For opponents of Measure V, the news that landlords were looking to get out of Mountain View comes as a "told you so" moment. Like nearly all his colleagues on the City Council, Mayor Ken Rosenberg warned that the rent control measure would be too rigid and inflexible for landlords.
"Gee, who could have seen this coming?" Rosenberg wrote in an email to the Voice. "I was never a proponent of rent control and my most oft-cited reason had to do with 'unintended consequences.'
"Well, here we are," Rosenberg said.
Reason for skepticism
Is rent control really so odious to landlords that it's driving them out of town? There's reason to be skeptical, according to some.
Gundersheim, the CoStar economist, pointed out that his data doesn't show that Mountain View's sell-off is unique. While apartment building sales are up in Mountain View, 2017 is shaping up to be a boom year across the South Bay. So far this year, there have been 250 apartment sales across the region, which already surpasses the numbers for all of 2016. As for the reported drop in sale values, Gundersheim said his data showed the average per-unit price for Mountain View apartments is actually up 11 percent this year.
Tenant advocates said that reports of landlords pulling out of Mountain View are being overblown. Long before rent control was passed, property owners were flipping and redeveloping apartment buildings, so that really isn't anything out of the ordinary, said Daniel Saver, a senior attorney with the Community Law Clinic of East Palo Alto. If anything, the robust apartment sales prove that rent control isn't deterring people from investing in Mountain View, he said.
He said he suspects that landlords and others are exaggerating the sales data in order to sway future policy decisions.
"This is making a mountain out of a molehill," Saver said. "These rumors are little more than smoke and mirrors to deflect attention from (landlords') longstanding practice to destabilize the community for a quick profit."
Redevelopment on the horizon?
Real estate agents, city officials and developers say the apartments are being purchased to be redeveloped. In particular, they anticipate that older apartments will be converted into townhouses that will be sold as ownership units.
For investors, a key component of this plan is buying up older apartments on properties zoned R-3 by the city. This zoning designation is typically for rental apartments, but it also allows townhouses. This would be an advantage for developers looking for a workaround to the rent control rules since they wouldn't need to change the land-use designation for the property, which can be a difficult and expensive proposition.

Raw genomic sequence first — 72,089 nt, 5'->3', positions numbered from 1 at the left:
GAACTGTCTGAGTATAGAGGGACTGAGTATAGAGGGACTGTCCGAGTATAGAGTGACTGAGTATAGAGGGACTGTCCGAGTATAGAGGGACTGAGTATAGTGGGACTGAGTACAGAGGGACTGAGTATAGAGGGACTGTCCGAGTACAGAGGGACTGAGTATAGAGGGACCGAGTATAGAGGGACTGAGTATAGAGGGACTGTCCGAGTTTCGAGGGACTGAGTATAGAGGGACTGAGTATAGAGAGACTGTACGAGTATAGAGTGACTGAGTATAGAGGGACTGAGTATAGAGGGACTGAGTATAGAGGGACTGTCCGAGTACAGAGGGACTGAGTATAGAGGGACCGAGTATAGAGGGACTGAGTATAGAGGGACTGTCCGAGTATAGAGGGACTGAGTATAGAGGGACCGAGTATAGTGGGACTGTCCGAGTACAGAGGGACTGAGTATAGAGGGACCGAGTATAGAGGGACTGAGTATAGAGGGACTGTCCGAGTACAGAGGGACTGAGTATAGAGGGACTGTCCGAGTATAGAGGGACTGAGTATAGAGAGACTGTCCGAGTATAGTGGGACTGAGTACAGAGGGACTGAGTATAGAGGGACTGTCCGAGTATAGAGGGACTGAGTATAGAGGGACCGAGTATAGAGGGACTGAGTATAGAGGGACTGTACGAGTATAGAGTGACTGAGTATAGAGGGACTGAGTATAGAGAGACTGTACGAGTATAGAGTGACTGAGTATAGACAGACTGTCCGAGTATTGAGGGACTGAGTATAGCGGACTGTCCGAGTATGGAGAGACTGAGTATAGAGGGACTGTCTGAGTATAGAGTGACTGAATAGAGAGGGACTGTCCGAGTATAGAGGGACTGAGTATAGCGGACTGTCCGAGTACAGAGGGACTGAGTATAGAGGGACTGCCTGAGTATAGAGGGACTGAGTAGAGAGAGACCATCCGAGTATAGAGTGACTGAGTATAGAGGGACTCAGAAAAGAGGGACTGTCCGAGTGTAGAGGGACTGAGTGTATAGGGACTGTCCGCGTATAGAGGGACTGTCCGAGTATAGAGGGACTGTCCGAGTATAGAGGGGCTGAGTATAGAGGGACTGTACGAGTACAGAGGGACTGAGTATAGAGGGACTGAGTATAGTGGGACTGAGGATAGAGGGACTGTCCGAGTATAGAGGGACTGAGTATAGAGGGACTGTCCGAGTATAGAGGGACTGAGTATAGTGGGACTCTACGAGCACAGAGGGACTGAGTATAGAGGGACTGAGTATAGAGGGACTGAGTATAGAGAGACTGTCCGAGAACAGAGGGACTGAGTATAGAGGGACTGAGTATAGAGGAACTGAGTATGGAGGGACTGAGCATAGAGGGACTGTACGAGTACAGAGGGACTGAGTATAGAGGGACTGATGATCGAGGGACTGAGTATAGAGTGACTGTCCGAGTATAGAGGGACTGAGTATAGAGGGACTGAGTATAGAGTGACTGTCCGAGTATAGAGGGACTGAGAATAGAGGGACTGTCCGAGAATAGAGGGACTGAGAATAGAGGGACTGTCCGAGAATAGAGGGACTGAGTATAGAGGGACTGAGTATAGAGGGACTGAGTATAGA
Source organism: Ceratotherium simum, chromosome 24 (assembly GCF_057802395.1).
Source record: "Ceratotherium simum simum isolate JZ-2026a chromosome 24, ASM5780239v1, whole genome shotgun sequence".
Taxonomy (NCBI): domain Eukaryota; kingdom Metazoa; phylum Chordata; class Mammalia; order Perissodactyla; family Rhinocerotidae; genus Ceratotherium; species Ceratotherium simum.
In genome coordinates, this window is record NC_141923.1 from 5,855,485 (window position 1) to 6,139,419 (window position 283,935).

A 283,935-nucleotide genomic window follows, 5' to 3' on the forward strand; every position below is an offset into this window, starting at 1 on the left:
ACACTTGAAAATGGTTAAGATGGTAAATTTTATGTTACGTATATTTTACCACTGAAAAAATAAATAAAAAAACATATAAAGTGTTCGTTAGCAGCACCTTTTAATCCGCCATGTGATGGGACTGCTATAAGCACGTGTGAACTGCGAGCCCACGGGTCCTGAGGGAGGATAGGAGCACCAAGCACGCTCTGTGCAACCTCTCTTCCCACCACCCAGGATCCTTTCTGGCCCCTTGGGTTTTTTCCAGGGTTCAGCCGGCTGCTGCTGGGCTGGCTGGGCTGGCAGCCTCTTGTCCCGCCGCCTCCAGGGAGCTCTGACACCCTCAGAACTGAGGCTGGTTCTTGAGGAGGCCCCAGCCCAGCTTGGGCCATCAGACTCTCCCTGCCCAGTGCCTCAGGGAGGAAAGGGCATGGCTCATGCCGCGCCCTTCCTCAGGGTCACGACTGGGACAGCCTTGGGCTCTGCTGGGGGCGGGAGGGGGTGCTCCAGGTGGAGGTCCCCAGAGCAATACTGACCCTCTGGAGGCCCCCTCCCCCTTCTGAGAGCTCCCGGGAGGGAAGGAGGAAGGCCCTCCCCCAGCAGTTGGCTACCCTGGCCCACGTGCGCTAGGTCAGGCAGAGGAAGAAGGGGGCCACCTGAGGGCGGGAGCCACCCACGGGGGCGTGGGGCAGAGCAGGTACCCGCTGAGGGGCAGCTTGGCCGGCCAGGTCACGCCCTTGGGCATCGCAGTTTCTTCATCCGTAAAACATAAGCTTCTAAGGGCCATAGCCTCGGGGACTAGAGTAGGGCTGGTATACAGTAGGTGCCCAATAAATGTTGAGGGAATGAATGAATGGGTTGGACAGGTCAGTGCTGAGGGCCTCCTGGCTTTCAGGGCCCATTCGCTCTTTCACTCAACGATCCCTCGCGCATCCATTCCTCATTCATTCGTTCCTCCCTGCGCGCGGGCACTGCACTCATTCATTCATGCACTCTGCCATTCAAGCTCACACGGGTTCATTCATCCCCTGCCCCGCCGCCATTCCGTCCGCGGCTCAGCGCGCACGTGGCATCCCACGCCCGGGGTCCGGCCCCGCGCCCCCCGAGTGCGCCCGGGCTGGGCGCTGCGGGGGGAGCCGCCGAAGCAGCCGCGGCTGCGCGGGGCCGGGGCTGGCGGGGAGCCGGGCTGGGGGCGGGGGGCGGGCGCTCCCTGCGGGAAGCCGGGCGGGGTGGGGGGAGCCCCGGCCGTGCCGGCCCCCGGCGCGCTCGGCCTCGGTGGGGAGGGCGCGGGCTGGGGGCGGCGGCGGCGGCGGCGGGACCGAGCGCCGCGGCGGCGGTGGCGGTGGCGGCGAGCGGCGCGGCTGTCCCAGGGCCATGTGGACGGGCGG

As for what would happen if a landlord tries to demolish rent-controlled apartments, even city officials say they aren't sure.
"These are brand new things for everyone," said Mountain View Housing Director Wayne Chen. "We're thinking through these issues and trying to figure out how they apply, but we might not have answers right away."
Chen said his department's staff is aware that many private parties are closely watching how city officials administer the rules. In fact, some developers are reportedly holding off on finalizing sales because they want to first see how the city's policymakers respond to projects redeveloping rent-controlled apartments. If those terms are agreeable, the potential buyers say they will immediately move to close escrow on the property.
Under state law, landlords are explicitly allowed to evict tenants if they want to go out of the rental business, but city officials can place conditions on this. For example, Mountain View already forces developers to compensate tenants who are displaced by redevelopment. Other cities also force new housing projects to offer displaced residents the first choice on any new rental units that are built.
Similarly, a plan to demolish rent-controlled units would first have to go before the City Council or city staff for approval.
It's anyone's guess whether council members would seek to preserve older rent-controlled apartments. Even before the election, city officials had signaled support for redevelopment projects that would tear down older apartments. For example, a massive project proposed at 777 W. Middlefield would build more than 700 new apartments, but it would require demolishing about 200 rent-controlled units.
It's a very complicated issue, said Councilman Lenny Siegel.
"It really depends on the property," he said. "But if it was apparent that housing was being torn down simply to evade rent control ... then I would vote against it."